‘The Minutes’ at Steppenwolf: At a small-town council meeting, comedy takes shattering turn
Review: “The Minutes” by Tracy Letts. World premiere at Steppenwolf Theatre, extended through Jan. 7. ★★★★
By Lawrence B. Johnson
The individual agendas of the Big Cherry village council members, in Tracy Letts’ comedy-chiller of a new play “The Minutes,” are credibly various and amusingly personal. What really resonates, however, is the one thing they all hold in common — a raw, elemental conviction that safeguards and perpetuates their community.
That commonality would not be obvious to a newcomer like Mr. Peel (played by Cliff Chamberlain with ruddy openness and expectation). A recent arrival in Big Cherry who decided to run for a council vacancy, and got elected, Peel now finds himself playing both social and political catch-up as the council’s fresh face.
Peel’s learning curve has grown steeper since he had to miss the previous week’s council meeting because of the death of his mother. Something happened at that session that no one seems willing to explain to him in plain terms.
He notices that councilman Carp is missing this week. Oddly enough, none of his fellow councilmen will say much about Carp, either, or why he may be absent. And there are no minutes to consult from last week’s meeting. There will be minutes, Peel is assured, but they’re not yet ready to be submitted for council approval. This makes no sense to the newbie, but he doesn’t want to overstep himself, so he settles in for new business.
To the dubiously attuned mind of the council’s longest-serving member, Mr. Oldfield (Francis Guinan, marvelously distracted even as he is keenly focused on his one big issue), the first matter of business should be to decide on a procedure for determining who gets the parking space newly available next to city hall. At the moment, he – despite his long years of service as councilman – parks some distance away. Just saying.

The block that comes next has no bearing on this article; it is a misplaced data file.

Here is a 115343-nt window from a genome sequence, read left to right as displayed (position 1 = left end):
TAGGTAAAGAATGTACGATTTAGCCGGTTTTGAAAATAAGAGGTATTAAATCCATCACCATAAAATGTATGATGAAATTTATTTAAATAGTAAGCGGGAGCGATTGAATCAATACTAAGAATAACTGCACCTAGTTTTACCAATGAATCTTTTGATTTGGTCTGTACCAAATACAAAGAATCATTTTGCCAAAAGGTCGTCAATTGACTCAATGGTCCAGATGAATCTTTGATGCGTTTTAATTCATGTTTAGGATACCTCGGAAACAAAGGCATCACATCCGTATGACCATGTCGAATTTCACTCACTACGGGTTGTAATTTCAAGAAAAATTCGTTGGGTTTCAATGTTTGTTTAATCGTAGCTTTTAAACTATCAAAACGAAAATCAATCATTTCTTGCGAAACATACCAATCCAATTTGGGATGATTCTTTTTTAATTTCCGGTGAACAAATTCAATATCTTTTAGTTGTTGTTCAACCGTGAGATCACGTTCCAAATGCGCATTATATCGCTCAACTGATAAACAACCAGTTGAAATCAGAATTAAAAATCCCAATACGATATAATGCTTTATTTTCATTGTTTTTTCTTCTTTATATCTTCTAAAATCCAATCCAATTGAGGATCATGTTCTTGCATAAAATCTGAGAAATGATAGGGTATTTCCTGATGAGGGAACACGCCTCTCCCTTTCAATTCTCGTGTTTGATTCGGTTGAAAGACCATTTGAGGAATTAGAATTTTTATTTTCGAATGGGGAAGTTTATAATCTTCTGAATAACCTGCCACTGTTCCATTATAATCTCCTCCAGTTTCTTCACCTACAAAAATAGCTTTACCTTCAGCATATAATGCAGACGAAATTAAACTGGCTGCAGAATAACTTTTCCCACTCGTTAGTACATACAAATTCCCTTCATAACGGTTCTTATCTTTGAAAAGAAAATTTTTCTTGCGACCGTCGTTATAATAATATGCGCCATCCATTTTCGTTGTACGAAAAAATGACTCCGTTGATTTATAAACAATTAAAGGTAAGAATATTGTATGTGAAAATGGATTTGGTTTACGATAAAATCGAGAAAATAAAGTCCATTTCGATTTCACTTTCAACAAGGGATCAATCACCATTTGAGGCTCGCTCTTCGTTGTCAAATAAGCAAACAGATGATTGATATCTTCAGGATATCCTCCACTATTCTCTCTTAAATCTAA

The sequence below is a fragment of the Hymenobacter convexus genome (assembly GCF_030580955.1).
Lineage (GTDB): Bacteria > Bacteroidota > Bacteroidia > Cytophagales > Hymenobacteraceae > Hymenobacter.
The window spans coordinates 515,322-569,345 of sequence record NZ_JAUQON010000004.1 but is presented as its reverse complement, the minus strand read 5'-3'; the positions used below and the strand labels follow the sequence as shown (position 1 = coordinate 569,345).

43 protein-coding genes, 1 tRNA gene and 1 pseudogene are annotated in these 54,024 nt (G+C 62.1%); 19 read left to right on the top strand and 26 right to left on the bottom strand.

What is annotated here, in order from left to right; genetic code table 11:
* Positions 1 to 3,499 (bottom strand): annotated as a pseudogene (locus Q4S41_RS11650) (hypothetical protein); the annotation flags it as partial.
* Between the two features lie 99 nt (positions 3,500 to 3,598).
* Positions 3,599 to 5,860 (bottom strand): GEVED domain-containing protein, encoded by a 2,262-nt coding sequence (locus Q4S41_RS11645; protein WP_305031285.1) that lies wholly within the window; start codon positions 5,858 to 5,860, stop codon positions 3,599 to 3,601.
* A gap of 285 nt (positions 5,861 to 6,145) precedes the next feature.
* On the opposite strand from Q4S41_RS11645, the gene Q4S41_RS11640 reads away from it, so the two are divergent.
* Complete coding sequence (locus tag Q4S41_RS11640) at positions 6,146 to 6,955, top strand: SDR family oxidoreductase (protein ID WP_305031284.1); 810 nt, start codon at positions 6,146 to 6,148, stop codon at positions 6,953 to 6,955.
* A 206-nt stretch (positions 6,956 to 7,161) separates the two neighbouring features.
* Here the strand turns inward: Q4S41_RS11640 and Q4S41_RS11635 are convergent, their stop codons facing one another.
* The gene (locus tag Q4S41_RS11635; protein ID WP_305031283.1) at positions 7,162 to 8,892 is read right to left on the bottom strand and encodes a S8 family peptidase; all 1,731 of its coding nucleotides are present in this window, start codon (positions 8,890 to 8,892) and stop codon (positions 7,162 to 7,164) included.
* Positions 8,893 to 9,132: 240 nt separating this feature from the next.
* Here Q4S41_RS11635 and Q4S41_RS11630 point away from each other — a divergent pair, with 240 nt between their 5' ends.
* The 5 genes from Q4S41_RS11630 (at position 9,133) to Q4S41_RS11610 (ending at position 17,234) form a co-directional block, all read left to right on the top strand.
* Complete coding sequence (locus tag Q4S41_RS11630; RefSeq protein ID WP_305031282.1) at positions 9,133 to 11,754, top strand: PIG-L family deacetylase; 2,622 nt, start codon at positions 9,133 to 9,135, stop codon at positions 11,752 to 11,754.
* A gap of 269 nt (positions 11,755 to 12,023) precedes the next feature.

After some weightier items have been considered in discussions that occasionally veer into physical confrontations, Mayor Superba (William Petersen in a performance of calm authority redolent of civic righteousness) comes to an agenda item of keen interest to all: Big Cherry’s annual festival celebrating the heroism of a handful of brave men who once saved the town from a band of marauding Indians. Nothing in Big Cherry community affairs outranks this hallowed tradition.
When Peel confesses that he doesn’t know the story, several councilmen spring to their feet to reenact that historic event. But Peel isn’t so much impressed as amused, and skeptical. He points out logical flaws. This has to be an embroidered tale, he insists, the romanticized stuff of legend.
Amid the edgy debate, missing councilman Carp’s name pops up again. By now Peel’s reluctance to step on toes has vanished. He presses a key point and gains a critical advantage.
Here it becomes a bit tricky to talk about Letts’ neatly constructed, somewhat surreal and decidedly frightening play without exposing too much. And yet to give credit where it is crucially due, let’s just say councilman Carp (Ian Barford) resurfaces – and offers quite a different perspective on the “historical” preservation of the town of Big Cherry, and even of how the community got its name. Barford’s extended monologue, delivered in the pain of an appalled mind and broken heart, is the rhetorical high point of this enterprise.
I specify rhetorical because there is a still more astonishing, albeit less articulate, flourish to come. I think ghastly might be a useful single-word descriptor. But that revelation, in truth the play’s essential raison d’etre, lies beyond the proper scope of a review. To be sure, the discerning, rational Peel now gets a stark picture of history through the lens of the Big Cherry fathers – in vivid color.
In a twinkling, Letts’ comedy mutates into something hideous but very real and recognizable. It is a mirror in which we see ourselves, darkly. Mayor Superba, so well named, calmly lays it out to Peel: the way things are. The inexorable truth about life’s little details, like your SUV or something as unremarkable as the thermostat in your home. Or the warm, safe bed in which your child reposes.
If “The Minutes” falls somewhere between political theater and “The Twilight Zone,” its appeal as a story about real people is ensured by a council full of distinctive characters, a spirited ensemble adroitly meshed by director Anna D. Shapiro, who is also Steppenwolf’s artistic director. Letts’ increasingly taut dialogue speeds along through a 100-minute sweep with no break. And I loved set designer David Zinn’s imposing, stage-wide arc of government-size desks – metaphorical bulwarks against the encroachment of historical veracity. Behold the fortress walls of a truth spun in the service of manifest necessity.
- Performance location, dates and tmes: Details at TheatreinChicago.com